KINGSTON, Jamaica: Prime Minister Bruce Golding says his administration will only enter into an agreement with the International Monetary Fund (IMF) if the terms are beneficial to Jamaica.
“We are not going to go back into any IMF agreement unless we are satisfied that that agreement is good for Jamaica, that it has the provisions in it to help Jamaica to move forward, and not to help Jamaica to go into any reverse gear,” he said. “We are not into that.”
During his budget presentation last month, Golding said Jamaica was looking at possible assistance from the IMF in light of the global financial crisis and continued concerns about the country’s balance of payments, as well as pressure on the Net International Reserves (NIR).
According to the government, the shortfall in foreign exchange was due to the impact of the global financial crisis on the island’s main sources of foreign exchange, particularly bauxite, remittances and tourism.
Two local bauxite companies have temporarily closed as a result of the crisis, while remittances have dipped by 14 per cent this quarter compared with the same period last year.
The NIR stabilized at US$1.62 billion at the end of March and increased to US$1.66 billion in April following six consecutive months of decline. At the end of May, the NIR was US$1.67 billion.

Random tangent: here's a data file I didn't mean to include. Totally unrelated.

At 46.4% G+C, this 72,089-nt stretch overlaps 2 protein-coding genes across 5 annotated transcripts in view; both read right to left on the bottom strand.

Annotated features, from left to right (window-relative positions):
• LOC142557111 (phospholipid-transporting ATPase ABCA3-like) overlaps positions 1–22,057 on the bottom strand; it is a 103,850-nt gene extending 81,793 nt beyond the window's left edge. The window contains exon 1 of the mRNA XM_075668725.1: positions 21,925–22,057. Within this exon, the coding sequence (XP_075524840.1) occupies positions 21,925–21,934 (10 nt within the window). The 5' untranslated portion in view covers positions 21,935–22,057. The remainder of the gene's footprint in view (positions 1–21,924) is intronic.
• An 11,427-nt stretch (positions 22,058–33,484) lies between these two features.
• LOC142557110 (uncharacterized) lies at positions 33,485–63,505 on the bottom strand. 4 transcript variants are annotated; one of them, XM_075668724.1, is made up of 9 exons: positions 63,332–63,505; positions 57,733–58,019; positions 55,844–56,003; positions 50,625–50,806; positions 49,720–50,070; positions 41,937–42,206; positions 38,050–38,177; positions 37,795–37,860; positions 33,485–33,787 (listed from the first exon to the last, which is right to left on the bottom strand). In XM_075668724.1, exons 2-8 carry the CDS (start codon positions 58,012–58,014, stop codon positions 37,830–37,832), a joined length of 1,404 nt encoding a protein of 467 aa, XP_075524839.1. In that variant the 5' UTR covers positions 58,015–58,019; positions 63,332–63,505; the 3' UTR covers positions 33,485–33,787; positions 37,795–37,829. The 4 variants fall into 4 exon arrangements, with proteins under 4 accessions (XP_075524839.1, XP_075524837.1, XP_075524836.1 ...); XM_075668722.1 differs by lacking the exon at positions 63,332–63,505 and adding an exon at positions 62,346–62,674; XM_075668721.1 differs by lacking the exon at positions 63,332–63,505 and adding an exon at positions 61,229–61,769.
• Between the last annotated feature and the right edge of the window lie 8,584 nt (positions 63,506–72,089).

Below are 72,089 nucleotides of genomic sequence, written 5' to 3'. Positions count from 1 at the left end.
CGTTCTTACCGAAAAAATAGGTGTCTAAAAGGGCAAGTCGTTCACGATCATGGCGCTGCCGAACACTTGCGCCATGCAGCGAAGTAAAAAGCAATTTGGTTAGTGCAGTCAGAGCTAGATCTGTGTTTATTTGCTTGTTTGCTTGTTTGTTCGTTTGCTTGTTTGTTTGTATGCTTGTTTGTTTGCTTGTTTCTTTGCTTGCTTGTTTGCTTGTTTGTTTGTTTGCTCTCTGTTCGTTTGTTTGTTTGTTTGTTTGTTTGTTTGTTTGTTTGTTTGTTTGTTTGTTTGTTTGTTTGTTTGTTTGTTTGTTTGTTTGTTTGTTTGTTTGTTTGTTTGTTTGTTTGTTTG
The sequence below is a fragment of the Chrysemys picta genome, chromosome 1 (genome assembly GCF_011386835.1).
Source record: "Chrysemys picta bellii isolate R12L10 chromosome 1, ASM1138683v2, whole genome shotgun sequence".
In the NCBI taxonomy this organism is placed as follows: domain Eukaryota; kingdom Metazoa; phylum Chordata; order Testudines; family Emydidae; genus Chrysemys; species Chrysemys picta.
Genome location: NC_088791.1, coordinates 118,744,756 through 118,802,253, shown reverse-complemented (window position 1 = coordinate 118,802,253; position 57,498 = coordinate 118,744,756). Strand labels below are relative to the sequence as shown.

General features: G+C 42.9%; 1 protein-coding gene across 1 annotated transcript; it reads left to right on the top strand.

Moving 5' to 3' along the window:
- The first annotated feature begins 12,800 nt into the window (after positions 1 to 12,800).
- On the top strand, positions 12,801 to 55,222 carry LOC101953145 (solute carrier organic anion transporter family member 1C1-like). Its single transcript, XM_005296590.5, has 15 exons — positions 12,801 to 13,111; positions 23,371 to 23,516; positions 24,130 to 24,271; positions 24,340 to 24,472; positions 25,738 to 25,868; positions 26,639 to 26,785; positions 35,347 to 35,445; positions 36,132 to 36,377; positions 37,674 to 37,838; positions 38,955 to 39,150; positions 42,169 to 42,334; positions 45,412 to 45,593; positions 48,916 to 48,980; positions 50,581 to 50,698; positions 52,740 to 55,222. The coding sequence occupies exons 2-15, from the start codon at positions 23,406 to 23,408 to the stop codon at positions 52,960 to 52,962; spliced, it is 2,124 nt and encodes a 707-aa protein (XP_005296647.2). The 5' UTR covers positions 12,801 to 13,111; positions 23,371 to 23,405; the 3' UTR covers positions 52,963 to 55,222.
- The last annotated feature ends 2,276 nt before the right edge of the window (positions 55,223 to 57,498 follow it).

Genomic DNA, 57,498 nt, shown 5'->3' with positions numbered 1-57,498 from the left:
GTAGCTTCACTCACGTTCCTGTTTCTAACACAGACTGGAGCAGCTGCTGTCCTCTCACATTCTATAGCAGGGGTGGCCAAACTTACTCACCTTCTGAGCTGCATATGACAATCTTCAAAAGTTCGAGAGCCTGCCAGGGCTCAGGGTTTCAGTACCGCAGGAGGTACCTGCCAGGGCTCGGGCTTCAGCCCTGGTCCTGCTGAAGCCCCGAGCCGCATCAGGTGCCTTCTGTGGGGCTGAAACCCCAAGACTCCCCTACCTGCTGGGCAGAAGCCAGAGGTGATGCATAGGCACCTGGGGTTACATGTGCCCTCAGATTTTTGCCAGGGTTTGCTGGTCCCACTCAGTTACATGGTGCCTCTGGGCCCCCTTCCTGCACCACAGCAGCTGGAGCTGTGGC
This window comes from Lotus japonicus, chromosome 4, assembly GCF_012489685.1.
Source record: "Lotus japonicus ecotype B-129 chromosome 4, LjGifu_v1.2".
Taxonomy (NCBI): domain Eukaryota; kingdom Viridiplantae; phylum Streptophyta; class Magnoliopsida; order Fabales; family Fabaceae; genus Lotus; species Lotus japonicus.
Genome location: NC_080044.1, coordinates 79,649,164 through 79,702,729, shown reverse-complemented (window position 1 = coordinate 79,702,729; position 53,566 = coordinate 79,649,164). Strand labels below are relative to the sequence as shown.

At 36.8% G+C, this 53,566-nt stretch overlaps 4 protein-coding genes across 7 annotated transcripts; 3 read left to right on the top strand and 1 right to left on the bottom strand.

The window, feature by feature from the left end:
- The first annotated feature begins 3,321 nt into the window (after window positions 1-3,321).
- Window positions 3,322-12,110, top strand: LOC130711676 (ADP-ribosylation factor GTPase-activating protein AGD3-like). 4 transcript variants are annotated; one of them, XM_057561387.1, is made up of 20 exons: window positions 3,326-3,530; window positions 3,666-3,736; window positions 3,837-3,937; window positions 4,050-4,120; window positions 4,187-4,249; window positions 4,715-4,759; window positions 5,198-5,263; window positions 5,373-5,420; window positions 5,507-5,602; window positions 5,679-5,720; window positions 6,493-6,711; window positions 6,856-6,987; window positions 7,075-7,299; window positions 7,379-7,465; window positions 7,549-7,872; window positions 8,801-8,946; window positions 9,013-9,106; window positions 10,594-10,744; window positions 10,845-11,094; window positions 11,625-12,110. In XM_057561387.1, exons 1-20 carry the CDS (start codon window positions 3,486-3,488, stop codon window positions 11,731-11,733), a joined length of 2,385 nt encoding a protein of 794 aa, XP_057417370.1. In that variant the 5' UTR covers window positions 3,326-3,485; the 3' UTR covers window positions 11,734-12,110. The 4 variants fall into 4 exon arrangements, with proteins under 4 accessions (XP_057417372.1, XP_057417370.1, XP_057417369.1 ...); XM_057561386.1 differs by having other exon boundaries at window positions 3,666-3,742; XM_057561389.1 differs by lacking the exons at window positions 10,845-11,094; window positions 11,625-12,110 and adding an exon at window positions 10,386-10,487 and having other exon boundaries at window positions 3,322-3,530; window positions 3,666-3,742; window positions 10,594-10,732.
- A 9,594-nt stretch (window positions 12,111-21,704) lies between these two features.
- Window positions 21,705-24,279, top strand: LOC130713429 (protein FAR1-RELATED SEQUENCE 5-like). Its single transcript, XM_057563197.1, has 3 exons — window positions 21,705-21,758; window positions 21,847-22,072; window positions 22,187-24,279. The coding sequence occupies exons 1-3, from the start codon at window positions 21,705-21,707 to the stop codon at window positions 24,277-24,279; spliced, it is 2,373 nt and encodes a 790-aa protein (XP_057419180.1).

Last week, Golding and Minister of Finance Audley Shaw met with the Social Partnership Group (SPG) to discuss the terms under which the country should enter into a funding arrangement with the American-based financial institution. The SPG comprises representatives from the private sector, trade unions and the opposition.
Golding said more discussions are scheduled with the SPG and an IMF team will visit the country soon.
He said Cabinet would review the provisions emanating from these deliberations during July in order to arrive at a definitive position. Following the deliberations, an announcement will be made in Parliament.
Golding warned Jamaicans that the IMF package would not solve the country’s problems, insisting that the solution was to produce more and import less.
“We all recognize that while you may need an IMF agreement to help you through this immediate storm that we are facing, an IMF agreement is not going to solve the problems of Jamaica. No World Bank, no IDB (Inter American Development Bank), is going to be able to solve the problems of Jamaica, because the problems of Jamaica are rooted. You could simplify it in one statement, we import too much and we do not produce enough for ourselves.
“It is only through increased production that Jamaicans would be able to build the economy, create jobs and build prosperity for the country. Whether the problem is unemployment or crime, driven by a lack of opportunity, or it is bad roads because we are not deriving enough revenue to fix the roads as fast as we want…it comes down to one equation, we need to produce more, to depend on foreign producers less, and that is the way in which we are going to build the economy, create jobs and prosperity for Jamaica.”